People are really getting cosmetic surgery to look better in selfies

Surgeons report a huge demand for procedures - but is it time we took a step back?

When did you last take a selfie? Go on – be honest. Whether you snap a pic when out with friends at the weekend, cornering an unsuspecting celebrity, in front of a landmark or sitting smugly on a beach – the fact is you’re far from alone. We’re all documenting moments we want to remember, however mundane they are to everyone else. Even Barack Obama and David Cameron have got involved – who can forget the media frenzy around their selfie with Helle Thorning during Nelson Mandela’s memorial service? Even a black macaque monkey commandeered a photographer’s camera and got involved in some selfie action.

This fascination with our own faces is showing no signs of dwindling as, according to an Ofcom report released this month, approximately 1.2 billion selfies were taken in the UK in 2014 alone. One in ten people surveyed reported taking a selfie at least once a week. And, for those of you that find your smartphone and extended arm simply don’t cut it, you can always opt for a selfie stick, which turned out to be one of 2014’s most popular Christmas presents. Some mobile phone networks now even give these away for free with contracts.

Image: Paško Tomić / Flickr

Taking a selfie is often just the start of a lengthy process involving filters, beauty apps, and a lot of time ensuring your pout/angle/hair/jaw/lighting/(insert other variable here) look just right. A woman who was recently filmed trying to capture the perfect selfie in a children’s playground makes for an excruciating 90 second viewing, and all that effort was just to secure the initial image. Perhaps she’d been reading Kim Kardashian’s book of 350 pages of selfies – entitled Selfish – to establish what makes the perfect pose.

And then there are the beauty apps. Tools such as Aviary Photo Editor, FaceTune and Perfect365 enable you to whiten your teeth, remove spots, smooth your skin, enhance eye colour and trim a few inches off your waistline. Beauty Mode on phones like the Samsung Galaxy S6 means you don’t even have to buy or download an app – it’s right there in your camera app, giving you a digital makeover with just a swipe. According to a poll of 2,000 women aged 16 to 25 years old by FeelUnique, it takes an average of 16 minutes to perfect each selfie and such beauty apps are now soaring in popularity. Perfect365 has more than 30 million users.

It’s unsurprising that many of us are in pursuit of looking our best in these images, as sharing them on social networks to be “liked” and commented on opens us up to the critical gazes of the world at large. If you can get rid of that unsightly spot that sprouted overnight with a quick tap or remove the dark under eye circles with a swipe, why wouldn’t you?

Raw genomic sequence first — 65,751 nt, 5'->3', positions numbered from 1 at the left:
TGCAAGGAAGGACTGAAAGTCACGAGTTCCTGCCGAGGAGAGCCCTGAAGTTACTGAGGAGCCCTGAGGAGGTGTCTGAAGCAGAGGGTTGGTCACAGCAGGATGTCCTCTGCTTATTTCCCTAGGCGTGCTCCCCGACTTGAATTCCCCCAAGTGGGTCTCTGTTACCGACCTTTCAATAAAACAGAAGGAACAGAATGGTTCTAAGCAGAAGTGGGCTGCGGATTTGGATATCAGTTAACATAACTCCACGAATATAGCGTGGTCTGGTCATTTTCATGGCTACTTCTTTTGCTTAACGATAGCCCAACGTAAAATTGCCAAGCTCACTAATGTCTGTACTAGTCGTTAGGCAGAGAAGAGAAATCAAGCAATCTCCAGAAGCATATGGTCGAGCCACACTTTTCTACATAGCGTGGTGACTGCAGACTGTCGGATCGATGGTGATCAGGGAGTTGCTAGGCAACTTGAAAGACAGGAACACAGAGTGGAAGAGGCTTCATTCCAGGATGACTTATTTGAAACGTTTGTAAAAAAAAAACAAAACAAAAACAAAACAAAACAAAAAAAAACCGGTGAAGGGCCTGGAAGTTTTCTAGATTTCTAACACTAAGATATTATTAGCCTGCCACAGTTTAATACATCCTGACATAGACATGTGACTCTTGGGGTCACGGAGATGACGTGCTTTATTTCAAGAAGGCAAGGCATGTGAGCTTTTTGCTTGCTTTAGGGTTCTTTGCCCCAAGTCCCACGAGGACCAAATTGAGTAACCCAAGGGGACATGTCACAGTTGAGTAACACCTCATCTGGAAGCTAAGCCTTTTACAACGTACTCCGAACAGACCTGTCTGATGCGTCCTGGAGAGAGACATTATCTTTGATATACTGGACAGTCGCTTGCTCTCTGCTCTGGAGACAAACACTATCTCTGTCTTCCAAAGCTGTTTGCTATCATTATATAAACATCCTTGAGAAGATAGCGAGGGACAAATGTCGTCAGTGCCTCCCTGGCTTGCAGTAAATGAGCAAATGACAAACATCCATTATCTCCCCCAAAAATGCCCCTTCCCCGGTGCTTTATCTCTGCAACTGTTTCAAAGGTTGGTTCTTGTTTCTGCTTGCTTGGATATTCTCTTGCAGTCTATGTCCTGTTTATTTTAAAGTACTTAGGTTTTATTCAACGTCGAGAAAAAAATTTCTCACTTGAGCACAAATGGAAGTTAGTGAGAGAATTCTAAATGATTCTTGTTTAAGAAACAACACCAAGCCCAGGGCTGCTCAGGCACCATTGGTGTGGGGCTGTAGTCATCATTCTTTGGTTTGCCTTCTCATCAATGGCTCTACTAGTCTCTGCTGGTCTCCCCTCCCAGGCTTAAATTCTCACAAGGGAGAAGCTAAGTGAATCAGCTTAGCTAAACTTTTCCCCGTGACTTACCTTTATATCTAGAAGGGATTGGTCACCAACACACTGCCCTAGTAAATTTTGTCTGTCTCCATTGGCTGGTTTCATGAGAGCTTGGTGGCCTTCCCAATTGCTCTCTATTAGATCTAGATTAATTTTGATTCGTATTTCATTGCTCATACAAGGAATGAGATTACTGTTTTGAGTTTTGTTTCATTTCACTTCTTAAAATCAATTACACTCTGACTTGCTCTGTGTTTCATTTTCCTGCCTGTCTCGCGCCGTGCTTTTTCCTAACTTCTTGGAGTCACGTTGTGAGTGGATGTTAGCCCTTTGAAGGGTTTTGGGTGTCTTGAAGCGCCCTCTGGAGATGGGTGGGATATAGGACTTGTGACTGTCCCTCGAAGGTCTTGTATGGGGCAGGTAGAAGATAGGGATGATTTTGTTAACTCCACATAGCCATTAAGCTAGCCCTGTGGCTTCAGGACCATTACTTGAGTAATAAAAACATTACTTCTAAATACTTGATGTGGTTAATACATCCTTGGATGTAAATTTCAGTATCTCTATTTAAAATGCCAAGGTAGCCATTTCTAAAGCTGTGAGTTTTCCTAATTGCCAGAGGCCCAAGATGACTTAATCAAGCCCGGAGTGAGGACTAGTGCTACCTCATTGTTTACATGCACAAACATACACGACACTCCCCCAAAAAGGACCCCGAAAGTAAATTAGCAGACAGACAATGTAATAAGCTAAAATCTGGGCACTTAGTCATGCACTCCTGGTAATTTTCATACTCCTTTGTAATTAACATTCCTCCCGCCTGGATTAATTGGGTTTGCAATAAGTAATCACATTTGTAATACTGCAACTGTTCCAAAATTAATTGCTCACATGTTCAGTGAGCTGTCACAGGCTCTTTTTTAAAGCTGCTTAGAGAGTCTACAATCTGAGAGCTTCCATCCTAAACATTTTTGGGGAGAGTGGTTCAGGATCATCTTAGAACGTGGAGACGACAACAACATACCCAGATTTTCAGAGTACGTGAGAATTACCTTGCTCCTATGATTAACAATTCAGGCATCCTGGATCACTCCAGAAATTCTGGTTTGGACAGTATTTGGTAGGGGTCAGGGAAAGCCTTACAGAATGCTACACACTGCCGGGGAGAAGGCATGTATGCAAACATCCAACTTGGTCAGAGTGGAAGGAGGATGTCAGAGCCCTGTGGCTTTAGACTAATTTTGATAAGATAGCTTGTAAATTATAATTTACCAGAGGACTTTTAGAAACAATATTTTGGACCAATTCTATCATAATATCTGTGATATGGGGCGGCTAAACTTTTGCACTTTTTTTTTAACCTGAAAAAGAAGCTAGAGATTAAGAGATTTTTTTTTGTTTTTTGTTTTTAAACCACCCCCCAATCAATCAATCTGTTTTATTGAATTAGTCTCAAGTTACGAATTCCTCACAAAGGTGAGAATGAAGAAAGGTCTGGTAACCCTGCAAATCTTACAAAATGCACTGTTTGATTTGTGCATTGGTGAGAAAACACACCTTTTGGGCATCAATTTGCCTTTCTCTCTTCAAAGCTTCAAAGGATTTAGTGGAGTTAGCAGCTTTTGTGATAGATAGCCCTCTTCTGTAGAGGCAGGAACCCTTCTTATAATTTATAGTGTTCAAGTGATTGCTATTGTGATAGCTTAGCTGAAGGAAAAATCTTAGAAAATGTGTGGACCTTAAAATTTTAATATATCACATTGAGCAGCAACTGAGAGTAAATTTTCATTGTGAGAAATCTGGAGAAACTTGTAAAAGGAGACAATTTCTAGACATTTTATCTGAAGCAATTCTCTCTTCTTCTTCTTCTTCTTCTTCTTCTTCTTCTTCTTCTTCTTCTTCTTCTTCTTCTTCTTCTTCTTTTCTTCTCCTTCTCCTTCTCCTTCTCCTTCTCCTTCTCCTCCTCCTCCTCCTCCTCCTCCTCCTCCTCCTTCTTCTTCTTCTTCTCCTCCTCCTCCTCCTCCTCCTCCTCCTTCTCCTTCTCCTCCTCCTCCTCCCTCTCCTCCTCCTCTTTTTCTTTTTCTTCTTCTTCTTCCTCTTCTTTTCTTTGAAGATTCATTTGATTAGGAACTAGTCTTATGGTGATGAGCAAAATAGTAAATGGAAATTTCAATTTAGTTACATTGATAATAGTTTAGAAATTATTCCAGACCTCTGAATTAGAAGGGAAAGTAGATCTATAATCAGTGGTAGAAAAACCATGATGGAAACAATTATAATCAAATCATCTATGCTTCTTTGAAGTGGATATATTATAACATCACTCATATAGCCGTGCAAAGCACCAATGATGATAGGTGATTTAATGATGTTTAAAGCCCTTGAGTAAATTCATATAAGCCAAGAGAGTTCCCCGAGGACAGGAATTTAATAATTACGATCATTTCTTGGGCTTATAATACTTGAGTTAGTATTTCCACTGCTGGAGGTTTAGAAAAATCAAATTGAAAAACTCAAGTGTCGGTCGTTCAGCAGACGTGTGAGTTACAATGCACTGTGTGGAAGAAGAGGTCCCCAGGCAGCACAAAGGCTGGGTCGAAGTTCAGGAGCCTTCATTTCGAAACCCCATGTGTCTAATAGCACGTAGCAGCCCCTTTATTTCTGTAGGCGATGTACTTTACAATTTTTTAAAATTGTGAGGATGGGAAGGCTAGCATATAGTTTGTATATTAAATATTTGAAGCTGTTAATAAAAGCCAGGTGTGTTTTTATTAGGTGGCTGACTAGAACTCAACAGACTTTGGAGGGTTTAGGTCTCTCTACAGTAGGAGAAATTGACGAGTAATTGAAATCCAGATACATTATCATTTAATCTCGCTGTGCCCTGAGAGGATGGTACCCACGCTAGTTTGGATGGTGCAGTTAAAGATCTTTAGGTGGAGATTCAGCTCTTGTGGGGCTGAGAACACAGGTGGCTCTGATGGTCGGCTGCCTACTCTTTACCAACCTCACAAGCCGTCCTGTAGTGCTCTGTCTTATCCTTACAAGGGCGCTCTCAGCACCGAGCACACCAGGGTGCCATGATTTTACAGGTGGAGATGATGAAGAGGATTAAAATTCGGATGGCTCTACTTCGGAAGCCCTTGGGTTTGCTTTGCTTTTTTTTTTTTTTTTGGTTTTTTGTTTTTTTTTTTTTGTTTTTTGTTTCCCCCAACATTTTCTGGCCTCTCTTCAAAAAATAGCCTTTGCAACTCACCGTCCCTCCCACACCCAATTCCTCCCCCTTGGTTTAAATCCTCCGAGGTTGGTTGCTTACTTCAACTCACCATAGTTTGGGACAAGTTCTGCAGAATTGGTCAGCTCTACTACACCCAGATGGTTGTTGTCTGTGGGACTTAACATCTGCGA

However, with the rise of selfies and all the apps that promise to perfect them, we’re becoming increasingly self-critical, and some people are going beyond a quick digital facelift to get a real-life nip/tuck. Gadgette Editor Holly comments, “I’ve actually thought about skin lasering after seeing how much better my face looked in Beauty Mode. I want it to look like that in real life!”

Credit: Petras Gagilas / Flickr

Cosmetic surgeons are reporting a huge demand for procedures to improve selfie poses. A focus on jawlines and noses has resulted in a rise in chin implants, fillers around the jaw area, and rhinoplasties. A survey of the 2,500 members of the American Academy of Facial Plastic and Reconstructive Surgery (AAFPRS) revealed that one in three had seen an increase in requests for procedures due to patients being more aware of their image on social networks.

In addition, 13% of facial plastic surgeons saw an increase in requests for celebrity procedures, such as Angelina Jolie’s cheekbones and Natalie Portman’s nose, an increase from 3% in 2013 and 7% in 2012.

For those less willing to go under the knife, there are numerous other options. WhatClinic has revealed that enquiries into non-surgical cosmetic treatments have increased by more than half (55%) in just six months and thread lifts (non-surgical facelifts) are the most popular, with enquiries up a staggering 240% over the same time period.

But let’s all step back for a moment. Consider the fact that people are spending a small fortune on cosmetic procedures to look better in photos taken on smartphones held at arm’s length, at odd angles, in (more than likely) less than flattering light. Using beauty apps to make our eyes bigger, noses smaller, skin blemish-free and more is doing ourselves a huge disservice, and may even cause people not to recognise us in real life [Ed: I’ve met at least two people who look nothing like their fine-tuned Twitter avatar.]

And that’s the key thing: the images we see posted by Kim Kardashian and co. have taken time, technology and a celebrity-grade beauty regime to perfect – and that’s exhausting. It may be real life for celebrities, but it doesn’t have to be for us. Let’s reclaim the selfie and make it what it’s supposed to be – a bit of fun, not a reason to take a knife to your face.

Main image © iStock/Petar Chernaev